White women who get five or more blistering sunburns between the ages of 15 and 20 have an 80 percent increased risk for melanoma -- the most deadly form of skin cancer, new study findings indicate. More>>

Could white bread be making you fat?

If you're watching your weight, you may have to watch your white bread consumption, too. More>>

Fast weight loss may mean muscle loss

If you lose weight too fast, you lose more muscle than when you shed excess pounds more slowly, a small study says. More>>

Abnormal lung scan may be 'teachable moment' for smokers

The more serious their lung cancer screening results, the more likely smokers are to give up cigarettes, a new study finds. More>>

Mediterranean diet may keep kids slimmer

Children who eat a Mediterranean-style diet are less likely to be overweight or obese than other youngsters, a new study suggests. More>>

1 in 5 elderly U.S. patients injured by medical care

Nearly one in five Medicare patients are victims of medical injuries that often aren't related to their underlying disease or condition, according to new research. More>>

Cancer center ads focus on emotions more than facts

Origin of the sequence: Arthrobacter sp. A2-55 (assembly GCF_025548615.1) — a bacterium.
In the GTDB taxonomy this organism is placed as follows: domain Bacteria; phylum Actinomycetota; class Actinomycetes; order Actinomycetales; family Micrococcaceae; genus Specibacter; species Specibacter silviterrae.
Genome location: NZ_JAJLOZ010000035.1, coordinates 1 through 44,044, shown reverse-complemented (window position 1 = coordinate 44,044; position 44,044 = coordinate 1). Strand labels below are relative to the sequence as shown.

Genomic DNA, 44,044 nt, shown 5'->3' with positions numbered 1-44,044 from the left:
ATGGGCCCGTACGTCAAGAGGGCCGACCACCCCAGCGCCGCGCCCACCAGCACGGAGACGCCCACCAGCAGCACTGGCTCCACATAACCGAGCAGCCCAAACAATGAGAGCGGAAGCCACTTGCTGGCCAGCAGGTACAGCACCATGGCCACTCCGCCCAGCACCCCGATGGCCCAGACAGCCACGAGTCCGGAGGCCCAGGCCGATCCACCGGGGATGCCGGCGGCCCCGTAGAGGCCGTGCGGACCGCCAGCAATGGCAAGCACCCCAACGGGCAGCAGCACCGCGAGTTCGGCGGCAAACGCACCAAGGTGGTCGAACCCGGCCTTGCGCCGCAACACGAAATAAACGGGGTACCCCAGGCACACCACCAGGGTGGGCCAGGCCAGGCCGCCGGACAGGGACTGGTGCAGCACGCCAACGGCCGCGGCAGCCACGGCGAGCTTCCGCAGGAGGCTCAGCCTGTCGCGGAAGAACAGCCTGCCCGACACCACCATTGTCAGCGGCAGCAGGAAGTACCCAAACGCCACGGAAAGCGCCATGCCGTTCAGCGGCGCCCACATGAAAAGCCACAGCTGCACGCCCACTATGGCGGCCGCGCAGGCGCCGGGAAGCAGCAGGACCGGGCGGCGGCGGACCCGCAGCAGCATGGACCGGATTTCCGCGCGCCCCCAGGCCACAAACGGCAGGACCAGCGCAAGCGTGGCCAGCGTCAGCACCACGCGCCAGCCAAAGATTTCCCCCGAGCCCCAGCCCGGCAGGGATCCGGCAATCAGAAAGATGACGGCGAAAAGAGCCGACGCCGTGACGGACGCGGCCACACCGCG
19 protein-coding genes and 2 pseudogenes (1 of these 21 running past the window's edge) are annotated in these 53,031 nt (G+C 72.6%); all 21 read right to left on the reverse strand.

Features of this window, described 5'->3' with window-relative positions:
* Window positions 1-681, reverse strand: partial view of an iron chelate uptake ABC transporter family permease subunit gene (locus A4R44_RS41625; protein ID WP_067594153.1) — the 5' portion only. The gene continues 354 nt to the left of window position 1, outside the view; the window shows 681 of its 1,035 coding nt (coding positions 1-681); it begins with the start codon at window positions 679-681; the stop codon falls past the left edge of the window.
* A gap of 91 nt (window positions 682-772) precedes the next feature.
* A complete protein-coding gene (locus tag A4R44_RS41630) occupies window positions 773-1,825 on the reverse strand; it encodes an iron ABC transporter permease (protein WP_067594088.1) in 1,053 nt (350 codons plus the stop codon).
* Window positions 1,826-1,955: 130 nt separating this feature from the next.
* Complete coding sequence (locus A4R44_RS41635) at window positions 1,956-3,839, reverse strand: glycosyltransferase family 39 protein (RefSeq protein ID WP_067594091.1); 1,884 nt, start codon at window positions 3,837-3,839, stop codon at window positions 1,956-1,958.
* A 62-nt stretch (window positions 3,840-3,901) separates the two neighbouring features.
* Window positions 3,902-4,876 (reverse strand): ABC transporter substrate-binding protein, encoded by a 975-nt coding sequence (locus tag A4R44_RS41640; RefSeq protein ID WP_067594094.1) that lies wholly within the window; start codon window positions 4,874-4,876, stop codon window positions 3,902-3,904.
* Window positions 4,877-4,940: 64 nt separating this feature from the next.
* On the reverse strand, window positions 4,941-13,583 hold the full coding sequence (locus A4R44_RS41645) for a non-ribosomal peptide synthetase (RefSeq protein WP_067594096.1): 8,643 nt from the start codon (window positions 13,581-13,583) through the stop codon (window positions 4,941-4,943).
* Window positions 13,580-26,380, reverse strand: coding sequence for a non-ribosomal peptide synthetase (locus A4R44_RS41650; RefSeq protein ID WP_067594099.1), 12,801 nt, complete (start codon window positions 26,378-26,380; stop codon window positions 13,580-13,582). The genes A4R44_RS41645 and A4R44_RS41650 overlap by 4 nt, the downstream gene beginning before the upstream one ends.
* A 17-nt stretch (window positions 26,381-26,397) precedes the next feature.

TV and magazine ads for U.S. cancer centers are heavy on emotional appeal, but light on the facts that patients need to know, a new study finds. More>>

Dad's brain becomes more 'maternal' when he's primary caregiver

Fathers who spend more time taking care of their newborn child undergo changes in brain activity that make them more apt to fret about their baby's safety, a new study shows. More>>

Jump in, just don't swallow the water

Taking a dip in the water can help refresh you on a hot day, but you need to protect yourself and your family from bacteria and parasites that can lurk in water, an infectious disease expert says. More>>

The 3 simplest ways to take charge of your heart's health

Here are the first three steps toward keeping your heart healthy for years to come. More>>

Cheaper food may be fueling U.S. obesity epidemic

Cheaper food could be a major cause of the obesity epidemic in the United States, according to a new study. More>>

Sharp rise in ER visits tied to abuse of sedative

There's been a steep increase in the number of Americans being treated at emergency departments for abuse of the sedative alprazolam, best known as Xanax, federal officials reported Thursday. More>>

In elections, thin may help bring the win

For politicians, slimmer waistlines may mean more votes on Election Day, a new study finds. More>>

Good grades = bigger bucks

Good grades really do pay off, a new study suggests. More>>

Foreclosures tied to higher suicide risk in study

Losing a home to foreclosure may boost a person's suicide risk, according to a new study that looked at pre- and post-"Great Recession" data. More>>

Diet, lifestyle affect prostate cancer risk